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Dirt For Debt Chapter 11 Plan of Reorganization

The firm’s bankruptcy practice recently concluded a Chapter 11 bankruptcy reorganization that confirmed a “dirt for debt” plan of reorganization. The plan required a secured creditor to accept its real estate collateral in full satisfaction of its debt.

Under the Bankruptcy Code, if the court finds that property to be surrendered to a creditor pursuant to the plan provides the creditor the “indubitable equivalent” of the creditor’s claim, a plan may be confirmed over the creditor’s objection. Valuation of the collateral by the Bankruptcy Court is a critical predicate to confirmation of the plan.

The case involved a Chapter 11 debtor which owned approximately 7,000 acres of unimproved real property that it purchased with financing from the bank. The debtor executed three promissory notes in favor of the bank, which were in turn secured by mortgages on the real property and approximately $400,000 of cash from partial sales of the real estate.

The debtor defaulted on the repayment of the notes and filed for bankruptcy. The debtor’s Chapter 11 plan proposed a transfer of the real property to the bank in exchange for full satisfaction of the notes and the return of the $400,000 cash collateral free and clear of the lender’s claim.

The bank voted against the Chapter 11 plan and objected to confirmation. The debtor argued that the plan was confirmable under 11 U.S.C. § 1129(b)(1)?the “cram down” provisions?because the real property collateral offered the bank the indubitable equivalent of its claim. The bank argued the value of the land was considerably less than the debt.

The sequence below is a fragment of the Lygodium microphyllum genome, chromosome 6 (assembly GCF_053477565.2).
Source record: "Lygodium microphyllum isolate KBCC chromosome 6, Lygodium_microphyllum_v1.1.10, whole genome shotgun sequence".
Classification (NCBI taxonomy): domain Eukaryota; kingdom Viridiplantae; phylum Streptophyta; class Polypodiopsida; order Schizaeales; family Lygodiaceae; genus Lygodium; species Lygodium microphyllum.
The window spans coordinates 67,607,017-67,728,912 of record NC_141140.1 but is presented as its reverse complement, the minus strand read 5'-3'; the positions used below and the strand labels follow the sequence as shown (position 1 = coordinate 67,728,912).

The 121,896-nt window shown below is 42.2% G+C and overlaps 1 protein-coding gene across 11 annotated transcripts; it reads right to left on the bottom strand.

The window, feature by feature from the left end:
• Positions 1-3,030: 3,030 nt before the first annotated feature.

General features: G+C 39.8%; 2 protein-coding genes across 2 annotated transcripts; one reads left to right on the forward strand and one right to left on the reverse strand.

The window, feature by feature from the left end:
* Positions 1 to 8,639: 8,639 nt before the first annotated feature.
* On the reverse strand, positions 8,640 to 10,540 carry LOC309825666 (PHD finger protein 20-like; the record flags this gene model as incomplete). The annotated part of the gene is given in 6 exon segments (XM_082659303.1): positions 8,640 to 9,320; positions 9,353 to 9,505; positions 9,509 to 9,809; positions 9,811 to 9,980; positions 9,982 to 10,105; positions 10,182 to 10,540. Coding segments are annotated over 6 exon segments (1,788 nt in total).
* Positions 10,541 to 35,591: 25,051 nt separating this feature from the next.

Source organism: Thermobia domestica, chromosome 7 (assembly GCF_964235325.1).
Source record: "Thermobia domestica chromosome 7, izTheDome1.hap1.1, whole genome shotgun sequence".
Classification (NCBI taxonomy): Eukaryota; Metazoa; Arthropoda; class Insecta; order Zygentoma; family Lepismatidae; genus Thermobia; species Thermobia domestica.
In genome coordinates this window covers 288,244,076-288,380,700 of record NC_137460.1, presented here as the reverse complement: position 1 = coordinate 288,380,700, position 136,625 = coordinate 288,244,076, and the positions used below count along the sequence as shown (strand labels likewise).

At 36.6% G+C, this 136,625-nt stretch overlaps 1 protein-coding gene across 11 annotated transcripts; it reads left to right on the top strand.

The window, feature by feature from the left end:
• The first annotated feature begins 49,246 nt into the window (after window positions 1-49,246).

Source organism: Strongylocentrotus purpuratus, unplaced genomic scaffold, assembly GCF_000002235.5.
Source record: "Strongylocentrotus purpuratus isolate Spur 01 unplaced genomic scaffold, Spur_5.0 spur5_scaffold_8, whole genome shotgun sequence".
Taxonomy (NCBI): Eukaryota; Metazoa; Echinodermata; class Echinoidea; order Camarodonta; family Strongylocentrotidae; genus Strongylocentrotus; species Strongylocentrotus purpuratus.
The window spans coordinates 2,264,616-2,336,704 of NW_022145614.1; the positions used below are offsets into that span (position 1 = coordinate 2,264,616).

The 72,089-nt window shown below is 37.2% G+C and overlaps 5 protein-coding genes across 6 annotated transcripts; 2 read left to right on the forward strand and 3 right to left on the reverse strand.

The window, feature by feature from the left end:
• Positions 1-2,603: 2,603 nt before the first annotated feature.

The bankruptcy court held a five-day trial and heard testimony from five experts on valuation. The bankruptcy court concluded that the real property was worth $4.653 million more than the bank’s claim?and the indubitable equivalent of the bank’s claim?and confirmed the debtor’s Chapter 11 plan.

The bank appealed, and the United States District Court affirmed the bankruptcy court’s confirmation order, holding that (1) the appropriate standard of review of an indubitable equivalence finding was clear error and (2) that the bankruptcy court’s findings regarding (i) the highest and best use for the real property, (ii) the fair market value of the real property and (iii) whether the plaintiff would realize the full value of its claim, were not clearly erroneous. The District Court’s decision is published, In re Sugarleaf Timber, LLC, 529 B.R. 317 (M.D. Fla. 2015).

The debtor also joined guarantors as parties in the proceedings to determine value, providing the guarantors the benefit of issue preclusion on the issue of valuation.

No further appeal was taken by the bank. Pursuant to the confirmed plan, the bank accepted a deed to the real property in full satisfaction of its claim and was required to return approximately $400,000 of cash collateral proceeds to the debtor.

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